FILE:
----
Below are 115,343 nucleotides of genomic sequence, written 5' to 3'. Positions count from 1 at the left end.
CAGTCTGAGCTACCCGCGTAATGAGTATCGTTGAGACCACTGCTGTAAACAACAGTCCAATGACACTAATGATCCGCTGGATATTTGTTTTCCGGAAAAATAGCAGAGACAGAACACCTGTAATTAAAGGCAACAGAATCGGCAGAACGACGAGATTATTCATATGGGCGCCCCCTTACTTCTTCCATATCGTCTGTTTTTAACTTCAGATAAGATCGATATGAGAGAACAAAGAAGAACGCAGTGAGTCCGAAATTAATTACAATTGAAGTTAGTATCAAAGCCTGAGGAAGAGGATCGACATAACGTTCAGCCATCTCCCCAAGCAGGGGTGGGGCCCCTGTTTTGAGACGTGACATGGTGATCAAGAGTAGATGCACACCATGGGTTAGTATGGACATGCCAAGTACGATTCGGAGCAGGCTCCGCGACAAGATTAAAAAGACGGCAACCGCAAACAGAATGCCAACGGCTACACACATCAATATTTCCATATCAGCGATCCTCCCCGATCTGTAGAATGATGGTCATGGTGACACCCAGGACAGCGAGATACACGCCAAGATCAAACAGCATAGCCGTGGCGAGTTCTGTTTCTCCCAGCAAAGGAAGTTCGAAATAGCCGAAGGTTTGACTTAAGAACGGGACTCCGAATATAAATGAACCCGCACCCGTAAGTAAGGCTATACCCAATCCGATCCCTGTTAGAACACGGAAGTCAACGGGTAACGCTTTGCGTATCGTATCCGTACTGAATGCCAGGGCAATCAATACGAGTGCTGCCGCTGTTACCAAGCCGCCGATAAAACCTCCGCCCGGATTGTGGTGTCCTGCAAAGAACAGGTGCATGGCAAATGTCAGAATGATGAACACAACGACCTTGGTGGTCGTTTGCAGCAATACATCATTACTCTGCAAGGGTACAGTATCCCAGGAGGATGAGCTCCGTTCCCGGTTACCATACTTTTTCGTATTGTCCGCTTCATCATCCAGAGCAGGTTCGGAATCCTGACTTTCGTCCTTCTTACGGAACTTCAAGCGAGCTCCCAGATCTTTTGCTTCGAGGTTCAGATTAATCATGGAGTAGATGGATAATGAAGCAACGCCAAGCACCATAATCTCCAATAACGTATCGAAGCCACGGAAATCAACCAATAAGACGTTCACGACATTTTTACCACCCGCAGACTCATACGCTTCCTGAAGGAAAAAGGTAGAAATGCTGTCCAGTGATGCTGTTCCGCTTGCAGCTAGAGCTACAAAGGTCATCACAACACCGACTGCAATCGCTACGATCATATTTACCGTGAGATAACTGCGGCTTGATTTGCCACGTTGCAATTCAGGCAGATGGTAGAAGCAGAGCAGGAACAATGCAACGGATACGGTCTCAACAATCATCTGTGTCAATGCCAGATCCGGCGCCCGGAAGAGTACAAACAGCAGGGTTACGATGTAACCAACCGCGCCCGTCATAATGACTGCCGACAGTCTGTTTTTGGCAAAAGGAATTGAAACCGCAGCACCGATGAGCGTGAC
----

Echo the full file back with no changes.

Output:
Below are 115,343 nucleotides of genomic sequence, written 5' to 3'. Positions count from 1 at the left end.
CAGTCTGAGCTACCCGCGTAATGAGTATCGTTGAGACCACTGCTGTAAACAACAGTCCAATGACACTAATGATCCGCTGGATATTTGTTTTCCGGAAAAATAGCAGAGACAGAACACCTGTAATTAAAGGCAACAGAATCGGCAGAACGACGAGATTATTCATATGGGCGCCCCCTTACTTCTTCCATATCGTCTGTTTTTAACTTCAGATAAGATCGATATGAGAGAACAAAGAAGAACGCAGTGAGTCCGAAATTAATTACAATTGAAGTTAGTATCAAAGCCTGAGGAAGAGGATCGACATAACGTTCAGCCATCTCCCCAAGCAGGGGTGGGGCCCCTGTTTTGAGACGTGACATGGTGATCAAGAGTAGATGCACACCATGGGTTAGTATGGACATGCCAAGTACGATTCGGAGCAGGCTCCGCGACAAGATTAAAAAGACGGCAACCGCAAACAGAATGCCAACGGCTACACACATCAATATTTCCATATCAGCGATCCTCCCCGATCTGTAGAATGATGGTCATGGTGACACCCAGGACAGCGAGATACACGCCAAGATCAAACAGCATAGCCGTGGCGAGTTCTGTTTCTCCCAGCAAAGGAAGTTCGAAATAGCCGAAGGTTTGACTTAAGAACGGGACTCCGAATATAAATGAACCCGCACCCGTAAGTAAGGCTATACCCAATCCGATCCCTGTTAGAACACGGAAGTCAACGGGTAACGCTTTGCGTATCGTATCCGTACTGAATGCCAGGGCAATCAATACGAGTGCTGCCGCTGTTACCAAGCCGCCGATAAAACCTCCGCCCGGATTGTGGTGTCCTGCAAAGAACAGGTGCATGGCAAATGTCAGAATGATGAACACAACGACCTTGGTGGTCGTTTGCAGCAATACATCATTACTCTGCAAGGGTACAGTATCCCAGGAGGATGAGCTCCGTTCCCGGTTACCATACTTTTTCGTATTGTCCGCTTCATCATCCAGAGCAGGTTCGGAATCCTGACTTTCGTCCTTCTTACGGAACTTCAAGCGAGCTCCCAGATCTTTTGCTTCGAGGTTCAGATTAATCATGGAGTAGATGGATAATGAAGCAACGCCAAGCACCATAATCTCCAATAACGTATCGAAGCCACGGAAATCAACCAATAAGACGTTCACGACATTTTTACCACCCGCAGACTCATACGCTTCCTGAAGGAAAAAGGTAGAAATGCTGTCCAGTGATGCTGTTCCGCTTGCAGCTAGAGCTACAAAGGTCATCACAACACCGACTGCAATCGCTACGATCATATTTACCGTGAGATAACTGCGGCTTGATTTGCCACGTTGCAATTCAGGCAGATGGTAGAAGCAGAGCAGGAACAATGCAACGGATACGGTCTCAACAATCATCTGTGTCAATGCCAGATCCGGCGCCCGGAAGAGTACAAACAGCAGGGTTACGATGTAACCAACCGCGCCCGTCATAATGACTGCCGACAGTCTGTTTTTGGCAAAAGGAATTGAAACCGCAGCACCGATGAGCGTGAC